American Review of Respiratory Disease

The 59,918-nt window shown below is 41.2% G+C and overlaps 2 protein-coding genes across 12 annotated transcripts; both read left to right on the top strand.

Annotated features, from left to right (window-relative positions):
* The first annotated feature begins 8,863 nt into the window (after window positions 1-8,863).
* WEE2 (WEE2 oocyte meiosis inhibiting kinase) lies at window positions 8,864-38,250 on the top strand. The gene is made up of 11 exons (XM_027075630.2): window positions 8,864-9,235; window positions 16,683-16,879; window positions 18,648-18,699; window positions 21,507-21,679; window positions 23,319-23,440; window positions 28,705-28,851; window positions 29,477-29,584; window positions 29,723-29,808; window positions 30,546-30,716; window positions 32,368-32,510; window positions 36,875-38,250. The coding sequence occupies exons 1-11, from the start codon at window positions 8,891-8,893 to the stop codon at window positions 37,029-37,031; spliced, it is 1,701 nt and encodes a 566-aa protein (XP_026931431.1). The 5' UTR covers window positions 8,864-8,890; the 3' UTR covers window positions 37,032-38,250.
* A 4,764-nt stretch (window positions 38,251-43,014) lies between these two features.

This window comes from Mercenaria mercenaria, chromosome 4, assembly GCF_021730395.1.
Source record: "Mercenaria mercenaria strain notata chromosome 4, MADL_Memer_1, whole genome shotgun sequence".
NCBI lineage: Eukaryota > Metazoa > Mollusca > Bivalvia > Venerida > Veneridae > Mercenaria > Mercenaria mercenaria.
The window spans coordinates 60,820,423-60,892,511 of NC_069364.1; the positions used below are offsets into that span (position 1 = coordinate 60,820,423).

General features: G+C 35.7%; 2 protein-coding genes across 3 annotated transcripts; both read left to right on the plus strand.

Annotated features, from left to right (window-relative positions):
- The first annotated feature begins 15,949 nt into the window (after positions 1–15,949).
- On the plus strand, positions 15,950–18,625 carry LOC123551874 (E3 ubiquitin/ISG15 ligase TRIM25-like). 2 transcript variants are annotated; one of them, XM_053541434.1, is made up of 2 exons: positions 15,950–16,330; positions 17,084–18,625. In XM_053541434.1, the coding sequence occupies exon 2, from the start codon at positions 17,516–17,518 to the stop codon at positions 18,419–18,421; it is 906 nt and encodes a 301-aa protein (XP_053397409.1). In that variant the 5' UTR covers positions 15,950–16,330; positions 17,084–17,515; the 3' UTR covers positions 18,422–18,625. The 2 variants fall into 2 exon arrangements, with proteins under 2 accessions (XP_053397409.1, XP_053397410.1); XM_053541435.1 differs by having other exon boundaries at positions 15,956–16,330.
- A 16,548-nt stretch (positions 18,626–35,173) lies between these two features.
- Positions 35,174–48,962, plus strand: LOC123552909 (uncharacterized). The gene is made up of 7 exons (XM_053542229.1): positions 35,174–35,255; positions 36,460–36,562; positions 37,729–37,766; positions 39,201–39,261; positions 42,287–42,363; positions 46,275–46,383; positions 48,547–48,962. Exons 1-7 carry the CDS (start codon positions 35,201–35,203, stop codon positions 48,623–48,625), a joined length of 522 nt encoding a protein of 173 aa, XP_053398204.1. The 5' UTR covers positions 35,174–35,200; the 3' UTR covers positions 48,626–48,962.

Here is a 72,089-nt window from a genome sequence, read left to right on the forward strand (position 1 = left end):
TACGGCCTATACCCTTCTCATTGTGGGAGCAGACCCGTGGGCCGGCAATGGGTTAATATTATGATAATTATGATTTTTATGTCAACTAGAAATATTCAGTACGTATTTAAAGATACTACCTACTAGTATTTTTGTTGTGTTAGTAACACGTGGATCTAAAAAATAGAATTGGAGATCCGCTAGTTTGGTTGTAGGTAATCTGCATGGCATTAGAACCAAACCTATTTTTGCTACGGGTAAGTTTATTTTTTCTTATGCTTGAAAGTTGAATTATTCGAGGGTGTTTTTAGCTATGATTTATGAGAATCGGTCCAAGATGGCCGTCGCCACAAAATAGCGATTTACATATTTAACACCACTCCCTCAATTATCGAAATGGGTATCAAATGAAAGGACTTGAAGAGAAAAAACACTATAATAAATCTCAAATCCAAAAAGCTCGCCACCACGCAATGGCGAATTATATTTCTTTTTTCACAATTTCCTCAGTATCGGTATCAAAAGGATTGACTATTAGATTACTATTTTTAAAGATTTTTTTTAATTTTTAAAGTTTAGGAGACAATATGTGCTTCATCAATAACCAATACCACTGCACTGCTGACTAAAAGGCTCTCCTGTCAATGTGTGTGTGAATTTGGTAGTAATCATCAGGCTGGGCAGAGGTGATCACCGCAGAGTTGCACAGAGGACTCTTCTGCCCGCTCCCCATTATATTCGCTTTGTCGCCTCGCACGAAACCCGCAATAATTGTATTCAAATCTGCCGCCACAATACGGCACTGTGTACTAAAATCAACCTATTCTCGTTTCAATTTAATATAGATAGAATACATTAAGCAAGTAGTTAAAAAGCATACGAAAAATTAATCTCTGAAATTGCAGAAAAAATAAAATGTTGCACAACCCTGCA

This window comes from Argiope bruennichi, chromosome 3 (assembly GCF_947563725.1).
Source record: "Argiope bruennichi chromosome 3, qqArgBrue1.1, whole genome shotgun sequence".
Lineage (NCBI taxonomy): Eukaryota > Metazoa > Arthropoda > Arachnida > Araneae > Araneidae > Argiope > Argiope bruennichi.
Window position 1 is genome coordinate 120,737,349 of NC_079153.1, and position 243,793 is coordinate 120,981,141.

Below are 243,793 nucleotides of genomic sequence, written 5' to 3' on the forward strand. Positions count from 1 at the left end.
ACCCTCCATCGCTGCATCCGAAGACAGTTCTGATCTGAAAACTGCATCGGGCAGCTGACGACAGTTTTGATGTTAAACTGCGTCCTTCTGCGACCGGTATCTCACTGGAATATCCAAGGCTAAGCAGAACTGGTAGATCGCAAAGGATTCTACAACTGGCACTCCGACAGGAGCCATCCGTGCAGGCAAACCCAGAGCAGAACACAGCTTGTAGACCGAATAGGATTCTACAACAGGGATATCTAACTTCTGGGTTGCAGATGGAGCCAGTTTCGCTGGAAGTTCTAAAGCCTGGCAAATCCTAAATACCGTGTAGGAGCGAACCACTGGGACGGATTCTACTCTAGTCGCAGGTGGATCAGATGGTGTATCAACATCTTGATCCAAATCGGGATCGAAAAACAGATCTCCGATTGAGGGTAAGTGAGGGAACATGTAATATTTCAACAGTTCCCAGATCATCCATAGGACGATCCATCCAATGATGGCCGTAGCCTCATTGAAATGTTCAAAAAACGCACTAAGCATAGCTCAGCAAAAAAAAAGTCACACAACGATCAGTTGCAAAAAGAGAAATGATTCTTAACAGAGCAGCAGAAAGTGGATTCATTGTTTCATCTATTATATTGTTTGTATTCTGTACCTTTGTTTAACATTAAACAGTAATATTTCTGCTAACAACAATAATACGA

Periodic breathing (PB) during exercise in patients with congestive heart failure (CHF) is associated with prominent oscillations (OSC) of O2 uptake (O2). We hypothesized that the O2 OSC represent OSC in true O2 exchange, resulting from concomitant cardiac output fluctuations and are not merely due to OSC of lung O2 stores. We compared the amplitude of the OSC of O2, ventilation (e), and end-expiratory lung volume (EELV) in 17 patients with CHF and PB and in seven healthy control subjects who volitionally simulated PB. Subjects underwent an incremental and/or a constant work-rate exercise test. e and O2 were measured breath by breath. EELV change was estimated by summing the difference between inspiratory and expiratory tidal volumes for each breath. The amplitude of the OSC, Δ, is expressed as the ratio of the difference between the peak and nadir of the oscillating variable divided by its mean [Δ = (peak - nadir)/mean]. In CHF, during incremental testing, the amplitude of the e OSC was smaller than that of the O2 OSC (Δe = 49 ± 15% [SD], ΔO2 = 63 ± 25%, p < 0.01). In contrast, during volitional PB in the control subjects, e OSC were larger than O2 OSC (Δe = 48 ± 12%, ΔO2 = 25 ± 11%, p < 0.01). This suggests that changing e Itself cannot account for the marked O2 OSC seen in CHF. In the patients, EELV showed no systematic OSC, did not correlate with ΔO2, and was not significantly different from zero. In contrast, in the control subjects, EELV tended to be lower at peak e (−0.14 ± 0.5 L, p = 0.06), and it was well correlated with ΔO2 (r = 0.6, p < 0.01). In conclusion, O2 oscillations in patients with CHF are more prominent than the associated e OSC, are greater than the O2 OSC that can be induced by volitional PB, and are not associated with changes in EELV. This supports the hypothesis that cardiac output OSC contribute to O2 OSC.


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